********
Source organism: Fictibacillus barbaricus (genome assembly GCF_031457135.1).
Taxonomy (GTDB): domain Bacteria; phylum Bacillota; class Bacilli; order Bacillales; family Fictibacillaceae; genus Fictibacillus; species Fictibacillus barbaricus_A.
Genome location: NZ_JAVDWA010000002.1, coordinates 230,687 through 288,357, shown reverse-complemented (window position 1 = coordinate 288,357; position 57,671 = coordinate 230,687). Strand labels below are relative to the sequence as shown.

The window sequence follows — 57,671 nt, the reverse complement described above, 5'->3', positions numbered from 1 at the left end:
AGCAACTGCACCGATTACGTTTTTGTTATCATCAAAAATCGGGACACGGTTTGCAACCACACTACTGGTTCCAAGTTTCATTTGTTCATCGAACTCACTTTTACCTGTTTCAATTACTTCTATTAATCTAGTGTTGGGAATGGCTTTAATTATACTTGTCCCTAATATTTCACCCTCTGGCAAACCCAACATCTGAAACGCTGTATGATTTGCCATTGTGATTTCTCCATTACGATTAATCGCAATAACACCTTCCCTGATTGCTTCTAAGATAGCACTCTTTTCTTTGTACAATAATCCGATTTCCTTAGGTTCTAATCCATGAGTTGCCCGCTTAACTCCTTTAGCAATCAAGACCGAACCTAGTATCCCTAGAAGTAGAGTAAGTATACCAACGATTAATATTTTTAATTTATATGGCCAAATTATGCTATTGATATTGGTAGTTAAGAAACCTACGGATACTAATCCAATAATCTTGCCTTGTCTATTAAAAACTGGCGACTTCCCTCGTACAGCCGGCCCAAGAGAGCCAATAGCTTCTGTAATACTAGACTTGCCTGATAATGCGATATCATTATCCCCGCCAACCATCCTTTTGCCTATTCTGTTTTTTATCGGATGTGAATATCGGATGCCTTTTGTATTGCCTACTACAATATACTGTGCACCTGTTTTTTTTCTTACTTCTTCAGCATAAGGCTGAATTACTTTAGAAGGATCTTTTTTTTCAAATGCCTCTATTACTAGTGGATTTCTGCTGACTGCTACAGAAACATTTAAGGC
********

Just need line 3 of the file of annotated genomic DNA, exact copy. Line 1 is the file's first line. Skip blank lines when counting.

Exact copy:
Genome location: NZ_JAVDWA010000002.1, coordinates 230,687 through 288,357, shown reverse-complemented (window position 1 = coordinate 288,357; position 57,671 = coordinate 230,687). Strand labels below are relative to the sequence as shown.